Youth Forward scholarship 2016 – Volunteering Much More Than Time: Being an Emergency Medical Technician

Name: Ryan Thomas
From: Purcellville, Virginia
Grade: Senior
School: Woodgrove High School
Votes: 138

Youth Forward Scholarship Essay Ryan Thomas

Bright lights, screaming sirens, a shiny ambulance, and real life
emergencies are characteristic of my volunteer work as an Emergency
Medical Technician (EMT). I provide emergency medical care of the
basic life support capacity to individuals experiencing medical and
behavioral crises. The only expectation is that there is no
expectation of how a shift will go. I chose to be a volunteer first
responder/EMT because of my passion for making a difference in the
lives of others. I wanted something unique and rewarding, and I found
that at my local volunteer rescue squad.

I started volunteering my junior year of high school. Since then, I
have volunteered a total of 1,271 hours of duty hours (on an
ambulance, on call) and over 200 hours in class time, trainings and
hospital rotations for my EMT certification. I volunteer about 12-16
hours of my time a week towards running on the ambulance, averaging
about 60 to 70 hours total a month. My responsibilities as a
volunteer EMT are complex, as I serve as an “Attendant-In-Charge”
(AIC); this designates me as the lead technician and officer on the
unit/truck. On top of overseeing all medical care for my patient(s),
I also oversee the operations of my crew and work with other fire and
rescue units, the police department, and hospital staff. I must be
decisive in my care and advocate for my patient’s well-being from
the time I arrive on scene with my truck to the time the patient is
transferred to the hospital or other facility.

I think my biggest challenge as a volunteer EMT is being emotionally
invested in my work while also being emotionally detached from my
patient. It sounds paradoxical, but it is the essence of any job in
the medical field. I must put every part of myself into caring for
individuals; my physical strength, my mental knowledge, my motor
skills, and my compassion must all be applied in a delicate equation
to meet the needs of my patient. At the same time, I must be
completely detached from my patient, facilitating no internal
connection or investment in the patient’s life. It seems cruel, but
our job is to care while not caring about how one got into the
situation or their circumstances. Our patients come from a wide
variety of situations that require us to be transparent with our
feelings. “Bring only your bags of equipment and leave only knowing
you made a difference,” is the best way to phrase this.

The realization that I can make a visible impact as an EMT has given me
the greatest satisfaction. I have run my share of calls where
emergency medical interventions have saved a life, and there is no
greater feeling than knowing that you helped save that life. So often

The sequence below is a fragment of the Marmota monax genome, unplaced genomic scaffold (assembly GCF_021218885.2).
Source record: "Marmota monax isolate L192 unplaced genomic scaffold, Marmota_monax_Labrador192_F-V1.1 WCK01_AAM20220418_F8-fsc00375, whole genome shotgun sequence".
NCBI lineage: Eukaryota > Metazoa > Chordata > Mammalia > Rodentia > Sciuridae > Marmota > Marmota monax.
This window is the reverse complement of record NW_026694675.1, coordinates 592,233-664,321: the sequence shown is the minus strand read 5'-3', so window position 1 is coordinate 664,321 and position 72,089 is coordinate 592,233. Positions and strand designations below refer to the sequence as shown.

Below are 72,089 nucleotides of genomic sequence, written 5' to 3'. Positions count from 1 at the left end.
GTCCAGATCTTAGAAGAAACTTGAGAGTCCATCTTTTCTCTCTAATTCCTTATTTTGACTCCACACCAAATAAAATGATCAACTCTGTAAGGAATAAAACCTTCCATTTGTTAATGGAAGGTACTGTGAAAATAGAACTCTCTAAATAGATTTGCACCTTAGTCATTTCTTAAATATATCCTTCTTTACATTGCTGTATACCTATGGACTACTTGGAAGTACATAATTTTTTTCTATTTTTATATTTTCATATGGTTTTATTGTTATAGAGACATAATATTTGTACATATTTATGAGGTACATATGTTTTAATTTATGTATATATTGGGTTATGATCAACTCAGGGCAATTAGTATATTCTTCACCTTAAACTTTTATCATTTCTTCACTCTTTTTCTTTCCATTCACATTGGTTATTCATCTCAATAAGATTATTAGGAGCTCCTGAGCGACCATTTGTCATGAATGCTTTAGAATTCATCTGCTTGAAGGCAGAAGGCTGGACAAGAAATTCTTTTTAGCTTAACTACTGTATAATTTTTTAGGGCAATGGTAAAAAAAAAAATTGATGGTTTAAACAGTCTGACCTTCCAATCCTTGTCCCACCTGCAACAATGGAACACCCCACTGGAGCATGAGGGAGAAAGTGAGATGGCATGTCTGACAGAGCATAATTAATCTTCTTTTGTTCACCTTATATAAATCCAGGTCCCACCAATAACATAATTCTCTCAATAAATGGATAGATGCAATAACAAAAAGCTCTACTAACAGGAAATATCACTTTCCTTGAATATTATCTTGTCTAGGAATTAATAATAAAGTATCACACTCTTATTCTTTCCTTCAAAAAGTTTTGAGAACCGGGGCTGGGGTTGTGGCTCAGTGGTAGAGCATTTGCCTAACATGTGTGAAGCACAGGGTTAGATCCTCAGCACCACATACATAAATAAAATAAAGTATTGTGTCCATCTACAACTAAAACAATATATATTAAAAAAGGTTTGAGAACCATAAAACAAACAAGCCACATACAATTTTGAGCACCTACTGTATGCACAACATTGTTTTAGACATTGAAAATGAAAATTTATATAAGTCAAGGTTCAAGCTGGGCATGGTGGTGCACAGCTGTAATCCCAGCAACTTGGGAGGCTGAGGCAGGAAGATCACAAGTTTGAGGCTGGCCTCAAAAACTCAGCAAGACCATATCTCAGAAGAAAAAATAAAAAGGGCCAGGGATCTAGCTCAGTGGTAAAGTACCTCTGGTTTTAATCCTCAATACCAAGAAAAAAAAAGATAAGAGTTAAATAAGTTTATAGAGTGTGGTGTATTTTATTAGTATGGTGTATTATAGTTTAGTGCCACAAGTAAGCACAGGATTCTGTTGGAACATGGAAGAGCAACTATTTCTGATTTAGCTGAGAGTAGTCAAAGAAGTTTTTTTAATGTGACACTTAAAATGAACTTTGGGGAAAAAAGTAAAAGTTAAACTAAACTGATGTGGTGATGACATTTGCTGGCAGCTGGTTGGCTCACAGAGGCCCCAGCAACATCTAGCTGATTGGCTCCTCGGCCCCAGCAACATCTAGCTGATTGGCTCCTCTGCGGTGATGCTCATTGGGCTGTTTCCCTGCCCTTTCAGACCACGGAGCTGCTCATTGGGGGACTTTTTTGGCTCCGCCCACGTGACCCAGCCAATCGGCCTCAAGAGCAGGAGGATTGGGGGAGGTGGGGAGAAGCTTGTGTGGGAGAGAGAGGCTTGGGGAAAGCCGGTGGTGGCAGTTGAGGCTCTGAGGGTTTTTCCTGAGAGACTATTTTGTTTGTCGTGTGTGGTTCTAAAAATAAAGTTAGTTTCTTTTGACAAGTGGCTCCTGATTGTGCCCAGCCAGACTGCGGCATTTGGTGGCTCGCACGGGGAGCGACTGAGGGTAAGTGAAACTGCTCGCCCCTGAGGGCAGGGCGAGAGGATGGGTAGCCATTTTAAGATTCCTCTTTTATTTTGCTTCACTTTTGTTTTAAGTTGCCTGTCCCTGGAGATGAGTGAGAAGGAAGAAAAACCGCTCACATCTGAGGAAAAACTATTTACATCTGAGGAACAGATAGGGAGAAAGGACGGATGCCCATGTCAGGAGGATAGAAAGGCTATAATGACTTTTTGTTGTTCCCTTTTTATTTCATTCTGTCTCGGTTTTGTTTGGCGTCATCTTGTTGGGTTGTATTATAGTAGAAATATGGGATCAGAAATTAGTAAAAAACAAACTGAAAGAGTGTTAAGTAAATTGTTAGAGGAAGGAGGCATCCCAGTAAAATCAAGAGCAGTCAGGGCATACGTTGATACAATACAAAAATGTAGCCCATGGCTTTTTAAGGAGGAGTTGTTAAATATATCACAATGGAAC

volunteers are present only to do, but never to see the outcome.
Being an EMT has been rewarding in that I have been able to see some
of the differences that I have made.


I have learned a lot about life and my own self through my volunteer
work as an EMT. I think the greatest lesson I have learned about is
that we all die. As morbid as it is, it’s a fate all of us will
have one day. It has taught me to appreciate my own life and the
family, good health, and future that I have. It has made me recognize
the little things and the importance of giving my all with no
regrets. Being an EMT has also showed me first-hand the consequences
of decisions most of us will face at some point in our lives—the
biggest one being drugs and alcohol and their real consequences when
making stupid decisions (i.e. drinking and driving can ruin your life
and those around you, seriously). On a more personal note, I’ve
learned a great deal about professionalism and cooperation in the
medical field. It requires a great deal of communication ranging from
the time of the 9-1-1 call to the transfer of the patient to the
hospital staff. Being an eighteen year old EMT is certainly an
intimidating task, as I work with people who have more years in the
service than I do actual years in my life. I have never looked at my
age as a hindrance, but rather as an opportunity to show others that
determination and hard work are necessities in gaining respect. I
know I will continue to use this lesson as I climb the ladders of the
medical field and the fire/rescue field.

I see this activity as “forward looking” because it gives me the
exposure to the job, lifestyle, and work load of an ER nurse. Not
only does it give me real life experiences in medical situations, it
also gives me professional connections to hospital and medical world
that I can use later in my career. I hope that as an ER nurse, I can
foster the ideas of belongingness and happiness by bringing hope
(both physical and emotional) to people’s worst days and their
recovery from such events. I absolutely believe that if I looked back
on this activity in thirty years, I would still see the differences I
made. Would I physically see it? Probably not. But perhaps somebody
gets to live another ten, twenty, or thirty years because of what I
was able to do. I would hope that in that time span I would still be
volunteering happily and enthusiastically in my community. Being an
EMT has changed my life, given meaning to my life, and has answered a
calling to make a difference that I fully intend to pursue in my
future years.


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